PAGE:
Row("SomeCollars.mdb", "select count(*) from collar", 17),
  Row("SomeCollars.mdb", "select count(*) from collar where max_depth=100", 4)
  • 1
    Thanks, Rob. Using a structure of some kind for the single parameter was what I feared would be the solution. As you can see from my edit to show the full test, it does make the gtest approach a lot bulkier than the mbUnit/NUnit style. I just realised there's also the commitment to ALL the tests for a given fixture having to be parameterized compared to it being a choice per test for the .Net ones. However, for people who are unwilling to use C++/CLI to test their native code, the gtest parameterization is still better than the nothing offered by other native kits!
    – Andy Dent
    Jun 6, 2011 at 23:18
  • Yes, but it's trivial to create another test fixture if you want another type of parameter. You can use inheritance if they all need similar setup and teardown code. If you don't have setup and teardown, then the fixture can be exactly the code I showed here for AndyTest. The bodies of the tests doesn't have to be much bulkier, as my edit shows by introducing the p parameter variable. You'll probably never get quite as elegant as .Net test frameworks since C++ doesn't support annotations, so you'll always have a few separate declarations. Jun 7, 2011 at 1:40
  • @RobKennedy Does this 'Row' attributes has documentation.. ? Can you point me to a link or something ?
    – Vijay C
    Aug 26, 2013 at 13:21
  • @Vijay, it's a type introduced by this question's asker, not me. Besides, based on the usage demonstrated here, it's clear that the type doesn't really do anything. All it does is hold the values it's given. The asker hoped it could "magically" be split into multiple parameters when applied as a test attribute, but that obviously doesn't work. In my answer, I suggest that it should have fields for each of its construction arguments. You're welcome to write such a thing yourself; it's basic C++. Aug 26, 2013 at 14:14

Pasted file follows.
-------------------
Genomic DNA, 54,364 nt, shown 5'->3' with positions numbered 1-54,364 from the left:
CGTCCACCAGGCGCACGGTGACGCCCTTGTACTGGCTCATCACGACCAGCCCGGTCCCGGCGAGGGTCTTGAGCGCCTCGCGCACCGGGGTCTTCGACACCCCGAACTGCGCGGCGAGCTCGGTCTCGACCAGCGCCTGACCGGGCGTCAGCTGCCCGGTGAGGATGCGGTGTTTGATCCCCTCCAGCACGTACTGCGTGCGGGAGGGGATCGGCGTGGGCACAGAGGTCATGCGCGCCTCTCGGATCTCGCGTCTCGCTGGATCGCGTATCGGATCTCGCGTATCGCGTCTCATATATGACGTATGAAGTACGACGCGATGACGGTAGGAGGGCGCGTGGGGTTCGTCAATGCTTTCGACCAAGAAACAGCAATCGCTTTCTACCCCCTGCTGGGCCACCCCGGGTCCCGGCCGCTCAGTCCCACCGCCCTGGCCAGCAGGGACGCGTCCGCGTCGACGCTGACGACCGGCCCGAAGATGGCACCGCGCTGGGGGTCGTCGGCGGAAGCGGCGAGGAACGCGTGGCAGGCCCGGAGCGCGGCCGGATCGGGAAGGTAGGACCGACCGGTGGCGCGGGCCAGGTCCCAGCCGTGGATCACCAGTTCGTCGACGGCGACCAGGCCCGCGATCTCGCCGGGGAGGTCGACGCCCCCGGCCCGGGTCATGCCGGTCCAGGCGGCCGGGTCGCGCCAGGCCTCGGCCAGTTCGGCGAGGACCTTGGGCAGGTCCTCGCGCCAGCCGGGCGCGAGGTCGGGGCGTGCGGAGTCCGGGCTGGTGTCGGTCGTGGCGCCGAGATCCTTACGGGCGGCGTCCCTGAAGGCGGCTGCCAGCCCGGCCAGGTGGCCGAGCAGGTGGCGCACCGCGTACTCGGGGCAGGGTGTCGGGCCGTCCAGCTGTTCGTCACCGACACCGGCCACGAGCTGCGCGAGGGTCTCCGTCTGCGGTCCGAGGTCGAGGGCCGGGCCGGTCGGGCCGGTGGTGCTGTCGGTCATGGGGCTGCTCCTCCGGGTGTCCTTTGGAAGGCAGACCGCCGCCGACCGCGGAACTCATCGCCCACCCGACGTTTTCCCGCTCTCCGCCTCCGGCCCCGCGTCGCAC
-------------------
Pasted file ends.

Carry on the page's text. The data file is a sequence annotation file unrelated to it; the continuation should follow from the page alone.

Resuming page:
• @VijayC see hanselman.com/blog/MbUnitUnitTestingOnCrack.aspx
    – Andy Dent
    Dec 22, 2019 at 4:55

An alternative to using a custom structure as the parameter is to use the parameter generator ::testing::Combine(g1, g2, ..., gn). This generator allows you to combine the other parameter generators into a set of parameters with a type std::tuple that has a template type that matches the types of the values provided.

Note that this generator produces the Cartesian product of the values provided. That means that every possible ordered tuple will be created. I believe the original question is asking for a strict array of parameters with the provided values, which this does not support. If you need to have an array of strict parameters, you could use a tuple with the parameter generator ::testing::Values(v1, v2, ..., vN) where each value is a separate tuple.


#include <string>
#include <tuple>

class MyTestSuite : 
  public testing::TestWithParam<std::tuple<std::string, std::string, int>>


TEST_P(MyTestSuite, TestThatThing)
  . . .

    ::testing::Values("FirstString1", "FirstString2"),
    ::testing::Values("SecondString1", "SecondString2"),
    ::testing::Range(10, 13)));

    {"FirstString1", "SecondString1", 10},
    {"FirstString2", "SecondString2", 32},
    {"FirstString3", "SecondString3", 75}));

In the above example, the parameters created for MyTestGroup would look like the following:

  {"FirstString1", "SecondString1", 10},
  {"FirstString1", "SecondString1", 11},
  {"FirstString1", "SecondString1", 12},
  {"FirstString1", "SecondString2", 10},
  {"FirstString1", "SecondString2", 11},
  {"FirstString1", "SecondString2", 12},
  {"FirstString2", "SecondString1", 10},
  {"FirstString2", "SecondString1", 11},
  {"FirstString2", "SecondString1", 12},
  {"FirstString2", "SecondString2", 10},
  {"FirstString2", "SecondString2", 11},
  {"FirstString2", "SecondString2", 12}

Refer to the GoogleTest documentation for further details. (Accessed on 12/17/2019)

  • I change {"FirstString1", "SecondString1", 10} to make_tuple("FirstString1", "SecondString1", 10) Apr 28, 2020 at 7:31
  • make_tuple() should be okay in most cases. Note that it will construct a tuple using implicit type deduction, then tries to convert that tuple to the test's template tuple type. Without make_tuple(), the initializer list will be used to create the tuple. Since the test template type is known, the tuple will be explicitly constructed. For most types, either should be fine. It's only a concern when the deduced type cannot be implicitly converted to the target type.
    – kkaja123
    Jun 4 at 3:05